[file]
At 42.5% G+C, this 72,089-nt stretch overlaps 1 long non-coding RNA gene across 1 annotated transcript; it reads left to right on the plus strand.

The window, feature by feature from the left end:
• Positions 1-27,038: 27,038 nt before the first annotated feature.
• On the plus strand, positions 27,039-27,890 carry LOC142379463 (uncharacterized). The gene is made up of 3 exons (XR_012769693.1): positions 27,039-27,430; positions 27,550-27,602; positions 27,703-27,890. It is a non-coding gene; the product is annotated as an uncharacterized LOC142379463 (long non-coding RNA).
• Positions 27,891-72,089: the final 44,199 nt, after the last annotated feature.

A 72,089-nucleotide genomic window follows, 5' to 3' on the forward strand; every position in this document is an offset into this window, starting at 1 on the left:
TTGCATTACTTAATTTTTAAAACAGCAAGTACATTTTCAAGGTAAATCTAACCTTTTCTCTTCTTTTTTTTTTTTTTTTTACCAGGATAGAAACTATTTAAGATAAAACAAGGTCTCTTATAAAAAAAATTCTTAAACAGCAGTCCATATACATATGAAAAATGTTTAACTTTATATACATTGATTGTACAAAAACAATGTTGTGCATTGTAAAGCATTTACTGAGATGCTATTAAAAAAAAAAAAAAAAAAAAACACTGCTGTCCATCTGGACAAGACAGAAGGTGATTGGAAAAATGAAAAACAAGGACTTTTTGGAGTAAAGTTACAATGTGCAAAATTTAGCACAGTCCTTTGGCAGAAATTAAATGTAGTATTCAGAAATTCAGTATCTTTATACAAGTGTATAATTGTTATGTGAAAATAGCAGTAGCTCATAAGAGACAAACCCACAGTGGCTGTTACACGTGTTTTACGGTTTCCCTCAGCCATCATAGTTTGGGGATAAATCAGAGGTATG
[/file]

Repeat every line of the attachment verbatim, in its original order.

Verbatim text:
At 42.5% G+C, this 72,089-nt stretch overlaps 1 long non-coding RNA gene across 1 annotated transcript; it reads left to right on the plus strand.

The window, feature by feature from the left end:
• Positions 1-27,038: 27,038 nt before the first annotated feature.
• On the plus strand, positions 27,039-27,890 carry LOC142379463 (uncharacterized). The gene is made up of 3 exons (XR_012769693.1): positions 27,039-27,430; positions 27,550-27,602; positions 27,703-27,890. It is a non-coding gene; the product is annotated as an uncharacterized LOC142379463 (long non-coding RNA).
• Positions 27,891-72,089: the final 44,199 nt, after the last annotated feature.

A 72,089-nucleotide genomic window follows, 5' to 3' on the forward strand; every position in this document is an offset into this window, starting at 1 on the left:
TTGCATTACTTAATTTTTAAAACAGCAAGTACATTTTCAAGGTAAATCTAACCTTTTCTCTTCTTTTTTTTTTTTTTTTTACCAGGATAGAAACTATTTAAGATAAAACAAGGTCTCTTATAAAAAAAATTCTTAAACAGCAGTCCATATACATATGAAAAATGTTTAACTTTATATACATTGATTGTACAAAAACAATGTTGTGCATTGTAAAGCATTTACTGAGATGCTATTAAAAAAAAAAAAAAAAAAAAACACTGCTGTCCATCTGGACAAGACAGAAGGTGATTGGAAAAATGAAAAACAAGGACTTTTTGGAGTAAAGTTACAATGTGCAAAATTTAGCACAGTCCTTTGGCAGAAATTAAATGTAGTATTCAGAAATTCAGTATCTTTATACAAGTGTATAATTGTTATGTGAAAATAGCAGTAGCTCATAAGAGACAAACCCACAGTGGCTGTTACACGTGTTTTACGGTTTCCCTCAGCCATCATAGTTTGGGGATAAATCAGAGGTATG